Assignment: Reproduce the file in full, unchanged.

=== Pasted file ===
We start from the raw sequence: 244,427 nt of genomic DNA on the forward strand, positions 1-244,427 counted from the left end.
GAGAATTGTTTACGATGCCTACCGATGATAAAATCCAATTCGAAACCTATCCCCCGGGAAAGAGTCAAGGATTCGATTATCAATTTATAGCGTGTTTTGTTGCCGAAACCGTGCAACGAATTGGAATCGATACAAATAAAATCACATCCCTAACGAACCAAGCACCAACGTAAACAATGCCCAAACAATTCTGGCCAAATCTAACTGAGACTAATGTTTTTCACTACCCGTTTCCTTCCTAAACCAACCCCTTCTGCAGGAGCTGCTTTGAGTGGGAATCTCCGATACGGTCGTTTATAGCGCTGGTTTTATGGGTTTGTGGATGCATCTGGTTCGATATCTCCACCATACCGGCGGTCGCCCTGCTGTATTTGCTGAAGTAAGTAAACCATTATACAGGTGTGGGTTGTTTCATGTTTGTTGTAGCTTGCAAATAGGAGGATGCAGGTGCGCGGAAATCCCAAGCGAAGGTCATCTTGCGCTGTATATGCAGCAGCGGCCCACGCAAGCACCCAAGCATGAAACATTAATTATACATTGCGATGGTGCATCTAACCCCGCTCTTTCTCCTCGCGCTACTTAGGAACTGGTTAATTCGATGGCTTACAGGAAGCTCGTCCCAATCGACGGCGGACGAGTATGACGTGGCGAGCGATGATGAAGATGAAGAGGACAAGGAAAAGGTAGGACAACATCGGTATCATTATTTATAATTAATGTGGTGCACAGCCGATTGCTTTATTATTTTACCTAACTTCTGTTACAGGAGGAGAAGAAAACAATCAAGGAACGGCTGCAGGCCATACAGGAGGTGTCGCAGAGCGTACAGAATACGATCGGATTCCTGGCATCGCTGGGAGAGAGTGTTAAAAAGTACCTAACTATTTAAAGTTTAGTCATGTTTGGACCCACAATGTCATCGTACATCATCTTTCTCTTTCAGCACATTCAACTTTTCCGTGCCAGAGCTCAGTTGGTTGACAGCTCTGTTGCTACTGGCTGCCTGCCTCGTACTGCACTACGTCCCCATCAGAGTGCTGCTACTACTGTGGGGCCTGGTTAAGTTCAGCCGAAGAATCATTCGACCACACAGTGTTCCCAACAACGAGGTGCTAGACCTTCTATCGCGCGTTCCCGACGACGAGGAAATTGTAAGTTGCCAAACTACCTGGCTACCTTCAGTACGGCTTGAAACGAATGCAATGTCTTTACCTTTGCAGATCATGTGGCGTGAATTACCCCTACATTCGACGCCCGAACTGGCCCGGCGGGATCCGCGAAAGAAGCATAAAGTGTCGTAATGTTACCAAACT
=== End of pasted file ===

We start from the raw sequence: 244,427 nt of genomic DNA on the forward strand, positions 1-244,427 counted from the left end.
GAGAATTGTTTACGATGCCTACCGATGATAAAATCCAATTCGAAACCTATCCCCCGGGAAAGAGTCAAGGATTCGATTATCAATTTATAGCGTGTTTTGTTGCCGAAACCGTGCAACGAATTGGAATCGATACAAATAAAATCACATCCCTAACGAACCAAGCACCAACGTAAACAATGCCCAAACAATTCTGGCCAAATCTAACTGAGACTAATGTTTTTCACTACCCGTTTCCTTCCTAAACCAACCCCTTCTGCAGGAGCTGCTTTGAGTGGGAATCTCCGATACGGTCGTTTATAGCGCTGGTTTTATGGGTTTGTGGATGCATCTGGTTCGATATCTCCACCATACCGGCGGTCGCCCTGCTGTATTTGCTGAAGTAAGTAAACCATTATACAGGTGTGGGTTGTTTCATGTTTGTTGTAGCTTGCAAATAGGAGGATGCAGGTGCGCGGAAATCCCAAGCGAAGGTCATCTTGCGCTGTATATGCAGCAGCGGCCCACGCAAGCACCCAAGCATGAAACATTAATTATACATTGCGATGGTGCATCTAACCCCGCTCTTTCTCCTCGCGCTACTTAGGAACTGGTTAATTCGATGGCTTACAGGAAGCTCGTCCCAATCGACGGCGGACGAGTATGACGTGGCGAGCGATGATGAAGATGAAGAGGACAAGGAAAAGGTAGGACAACATCGGTATCATTATTTATAATTAATGTGGTGCACAGCCGATTGCTTTATTATTTTACCTAACTTCTGTTACAGGAGGAGAAGAAAACAATCAAGGAACGGCTGCAGGCCATACAGGAGGTGTCGCAGAGCGTACAGAATACGATCGGATTCCTGGCATCGCTGGGAGAGAGTGTTAAAAAGTACCTAACTATTTAAAGTTTAGTCATGTTTGGACCCACAATGTCATCGTACATCATCTTTCTCTTTCAGCACATTCAACTTTTCCGTGCCAGAGCTCAGTTGGTTGACAGCTCTGTTGCTACTGGCTGCCTGCCTCGTACTGCACTACGTCCCCATCAGAGTGCTGCTACTACTGTGGGGCCTGGTTAAGTTCAGCCGAAGAATCATTCGACCACACAGTGTTCCCAACAACGAGGTGCTAGACCTTCTATCGCGCGTTCCCGACGACGAGGAAATTGTAAGTTGCCAAACTACCTGGCTACCTTCAGTACGGCTTGAAACGAATGCAATGTCTTTACCTTTGCAGATCATGTGGCGTGAATTACCCCTACATTCGACGCCCGAACTGGCCCGGCGGGATCCGCGAAAGAAGCATAAAGTGTCGTAATGTTACCAAACT